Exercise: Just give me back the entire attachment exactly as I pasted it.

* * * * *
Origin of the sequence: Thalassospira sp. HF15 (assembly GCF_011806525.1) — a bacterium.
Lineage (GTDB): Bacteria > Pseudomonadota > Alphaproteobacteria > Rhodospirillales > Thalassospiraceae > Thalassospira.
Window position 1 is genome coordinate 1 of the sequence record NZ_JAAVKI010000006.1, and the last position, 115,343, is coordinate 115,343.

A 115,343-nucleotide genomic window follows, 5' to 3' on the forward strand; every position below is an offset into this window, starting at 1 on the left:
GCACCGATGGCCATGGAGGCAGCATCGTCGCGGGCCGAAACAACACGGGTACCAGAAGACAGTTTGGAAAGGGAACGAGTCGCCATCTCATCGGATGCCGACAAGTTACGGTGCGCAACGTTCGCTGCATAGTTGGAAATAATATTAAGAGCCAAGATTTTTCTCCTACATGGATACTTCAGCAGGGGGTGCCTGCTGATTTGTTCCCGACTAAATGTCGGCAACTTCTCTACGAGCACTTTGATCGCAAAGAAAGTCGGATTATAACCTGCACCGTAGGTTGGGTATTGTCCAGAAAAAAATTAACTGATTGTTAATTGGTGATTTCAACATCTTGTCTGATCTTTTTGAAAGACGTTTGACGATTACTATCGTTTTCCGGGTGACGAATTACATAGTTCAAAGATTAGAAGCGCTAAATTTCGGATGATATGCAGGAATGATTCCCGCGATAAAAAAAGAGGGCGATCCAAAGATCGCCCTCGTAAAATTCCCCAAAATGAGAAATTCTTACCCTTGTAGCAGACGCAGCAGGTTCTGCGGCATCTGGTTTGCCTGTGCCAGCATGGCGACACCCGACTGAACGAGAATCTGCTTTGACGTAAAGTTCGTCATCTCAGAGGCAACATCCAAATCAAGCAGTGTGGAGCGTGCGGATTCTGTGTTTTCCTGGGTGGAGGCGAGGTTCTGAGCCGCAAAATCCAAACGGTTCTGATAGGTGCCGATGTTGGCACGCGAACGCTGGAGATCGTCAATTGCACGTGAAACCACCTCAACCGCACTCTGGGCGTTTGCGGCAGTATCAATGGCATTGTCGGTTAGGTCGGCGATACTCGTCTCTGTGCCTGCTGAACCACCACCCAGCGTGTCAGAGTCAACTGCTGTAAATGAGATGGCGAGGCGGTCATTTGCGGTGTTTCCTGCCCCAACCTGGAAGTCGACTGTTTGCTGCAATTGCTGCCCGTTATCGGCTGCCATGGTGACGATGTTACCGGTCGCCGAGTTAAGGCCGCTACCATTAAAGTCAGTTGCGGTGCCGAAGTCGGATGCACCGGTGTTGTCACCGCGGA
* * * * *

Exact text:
Origin of the sequence: Thalassospira sp. HF15 (assembly GCF_011806525.1) — a bacterium.
Lineage (GTDB): Bacteria > Pseudomonadota > Alphaproteobacteria > Rhodospirillales > Thalassospiraceae > Thalassospira.
Window position 1 is genome coordinate 1 of the sequence record NZ_JAAVKI010000006.1, and the last position, 115,343, is coordinate 115,343.

A 115,343-nucleotide genomic window follows, 5' to 3' on the forward strand; every position below is an offset into this window, starting at 1 on the left:
GCACCGATGGCCATGGAGGCAGCATCGTCGCGGGCCGAAACAACACGGGTACCAGAAGACAGTTTGGAAAGGGAACGAGTCGCCATCTCATCGGATGCCGACAAGTTACGGTGCGCAACGTTCGCTGCATAGTTGGAAATAATATTAAGAGCCAAGATTTTTCTCCTACATGGATACTTCAGCAGGGGGTGCCTGCTGATTTGTTCCCGACTAAATGTCGGCAACTTCTCTACGAGCACTTTGATCGCAAAGAAAGTCGGATTATAACCTGCACCGTAGGTTGGGTATTGTCCAGAAAAAAATTAACTGATTGTTAATTGGTGATTTCAACATCTTGTCTGATCTTTTTGAAAGACGTTTGACGATTACTATCGTTTTCCGGGTGACGAATTACATAGTTCAAAGATTAGAAGCGCTAAATTTCGGATGATATGCAGGAATGATTCCCGCGATAAAAAAAGAGGGCGATCCAAAGATCGCCCTCGTAAAATTCCCCAAAATGAGAAATTCTTACCCTTGTAGCAGACGCAGCAGGTTCTGCGGCATCTGGTTTGCCTGTGCCAGCATGGCGACACCCGACTGAACGAGAATCTGCTTTGACGTAAAGTTCGTCATCTCAGAGGCAACATCCAAATCAAGCAGTGTGGAGCGTGCGGATTCTGTGTTTTCCTGGGTGGAGGCGAGGTTCTGAGCCGCAAAATCCAAACGGTTCTGATAGGTGCCGATGTTGGCACGCGAACGCTGGAGATCGTCAATTGCACGTGAAACCACCTCAACCGCACTCTGGGCGTTTGCGGCAGTATCAATGGCATTGTCGGTTAGGTCGGCGATACTCGTCTCTGTGCCTGCTGAACCACCACCCAGCGTGTCAGAGTCAACTGCTGTAAATGAGATGGCGAGGCGGTCATTTGCGGTGTTTCCTGCCCCAACCTGGAAGTCGACTGTTTGCTGCAATTGCTGCCCGTTATCGGCTGCCATGGTGACGATGTTACCGGTCGCCGAGTTAAGGCCGCTACCATTAAAGTCAGTTGCGGTGCCGAAGTCGGATGCACCGGTGTTGTCACCGCGGA